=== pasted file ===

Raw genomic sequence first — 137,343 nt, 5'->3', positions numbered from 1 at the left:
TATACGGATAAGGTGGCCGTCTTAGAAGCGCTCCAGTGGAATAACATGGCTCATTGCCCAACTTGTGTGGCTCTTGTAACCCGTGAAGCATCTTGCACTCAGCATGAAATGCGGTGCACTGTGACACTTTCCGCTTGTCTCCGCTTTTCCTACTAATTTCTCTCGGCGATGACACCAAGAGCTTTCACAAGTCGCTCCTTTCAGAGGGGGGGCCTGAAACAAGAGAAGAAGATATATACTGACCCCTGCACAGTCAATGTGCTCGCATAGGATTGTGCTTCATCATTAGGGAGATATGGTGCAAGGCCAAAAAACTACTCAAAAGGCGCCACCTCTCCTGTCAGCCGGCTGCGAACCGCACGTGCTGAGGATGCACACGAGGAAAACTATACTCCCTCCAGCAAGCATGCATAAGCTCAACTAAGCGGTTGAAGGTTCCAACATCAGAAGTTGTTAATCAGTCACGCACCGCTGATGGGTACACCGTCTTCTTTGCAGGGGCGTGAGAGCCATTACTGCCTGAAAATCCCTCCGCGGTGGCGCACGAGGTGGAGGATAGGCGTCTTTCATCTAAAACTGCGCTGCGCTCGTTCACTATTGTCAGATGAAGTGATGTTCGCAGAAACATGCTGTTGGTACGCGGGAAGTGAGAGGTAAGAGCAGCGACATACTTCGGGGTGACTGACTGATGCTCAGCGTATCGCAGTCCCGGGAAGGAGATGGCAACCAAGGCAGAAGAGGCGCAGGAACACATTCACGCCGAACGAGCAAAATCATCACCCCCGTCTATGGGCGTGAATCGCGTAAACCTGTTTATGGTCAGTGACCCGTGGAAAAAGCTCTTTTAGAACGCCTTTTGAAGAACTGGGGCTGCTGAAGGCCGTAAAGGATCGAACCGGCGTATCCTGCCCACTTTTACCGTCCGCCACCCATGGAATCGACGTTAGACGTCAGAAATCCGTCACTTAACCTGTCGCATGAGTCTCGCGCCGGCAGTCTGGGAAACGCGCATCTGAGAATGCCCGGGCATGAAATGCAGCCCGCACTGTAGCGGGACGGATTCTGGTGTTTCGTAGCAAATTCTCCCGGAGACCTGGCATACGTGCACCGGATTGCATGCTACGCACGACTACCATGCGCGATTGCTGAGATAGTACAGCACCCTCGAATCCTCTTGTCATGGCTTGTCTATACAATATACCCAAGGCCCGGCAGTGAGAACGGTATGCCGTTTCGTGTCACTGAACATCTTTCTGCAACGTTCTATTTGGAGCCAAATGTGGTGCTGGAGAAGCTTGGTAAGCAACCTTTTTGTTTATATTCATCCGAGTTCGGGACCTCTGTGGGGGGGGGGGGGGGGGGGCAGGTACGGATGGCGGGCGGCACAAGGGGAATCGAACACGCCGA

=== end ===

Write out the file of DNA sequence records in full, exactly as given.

Raw genomic sequence first — 137,343 nt, 5'->3', positions numbered from 1 at the left:
TATACGGATAAGGTGGCCGTCTTAGAAGCGCTCCAGTGGAATAACATGGCTCATTGCCCAACTTGTGTGGCTCTTGTAACCCGTGAAGCATCTTGCACTCAGCATGAAATGCGGTGCACTGTGACACTTTCCGCTTGTCTCCGCTTTTCCTACTAATTTCTCTCGGCGATGACACCAAGAGCTTTCACAAGTCGCTCCTTTCAGAGGGGGGGCCTGAAACAAGAGAAGAAGATATATACTGACCCCTGCACAGTCAATGTGCTCGCATAGGATTGTGCTTCATCATTAGGGAGATATGGTGCAAGGCCAAAAAACTACTCAAAAGGCGCCACCTCTCCTGTCAGCCGGCTGCGAACCGCACGTGCTGAGGATGCACACGAGGAAAACTATACTCCCTCCAGCAAGCATGCATAAGCTCAACTAAGCGGTTGAAGGTTCCAACATCAGAAGTTGTTAATCAGTCACGCACCGCTGATGGGTACACCGTCTTCTTTGCAGGGGCGTGAGAGCCATTACTGCCTGAAAATCCCTCCGCGGTGGCGCACGAGGTGGAGGATAGGCGTCTTTCATCTAAAACTGCGCTGCGCTCGTTCACTATTGTCAGATGAAGTGATGTTCGCAGAAACATGCTGTTGGTACGCGGGAAGTGAGAGGTAAGAGCAGCGACATACTTCGGGGTGACTGACTGATGCTCAGCGTATCGCAGTCCCGGGAAGGAGATGGCAACCAAGGCAGAAGAGGCGCAGGAACACATTCACGCCGAACGAGCAAAATCATCACCCCCGTCTATGGGCGTGAATCGCGTAAACCTGTTTATGGTCAGTGACCCGTGGAAAAAGCTCTTTTAGAACGCCTTTTGAAGAACTGGGGCTGCTGAAGGCCGTAAAGGATCGAACCGGCGTATCCTGCCCACTTTTACCGTCCGCCACCCATGGAATCGACGTTAGACGTCAGAAATCCGTCACTTAACCTGTCGCATGAGTCTCGCGCCGGCAGTCTGGGAAACGCGCATCTGAGAATGCCCGGGCATGAAATGCAGCCCGCACTGTAGCGGGACGGATTCTGGTGTTTCGTAGCAAATTCTCCCGGAGACCTGGCATACGTGCACCGGATTGCATGCTACGCACGACTACCATGCGCGATTGCTGAGATAGTACAGCACCCTCGAATCCTCTTGTCATGGCTTGTCTATACAATATACCCAAGGCCCGGCAGTGAGAACGGTATGCCGTTTCGTGTCACTGAACATCTTTCTGCAACGTTCTATTTGGAGCCAAATGTGGTGCTGGAGAAGCTTGGTAAGCAACCTTTTTGTTTATATTCATCCGAGTTCGGGACCTCTGTGGGGGGGGGGGGGGGGGGGCAGGTACGGATGGCGGGCGGCACAAGGGGAATCGAACACGCCGA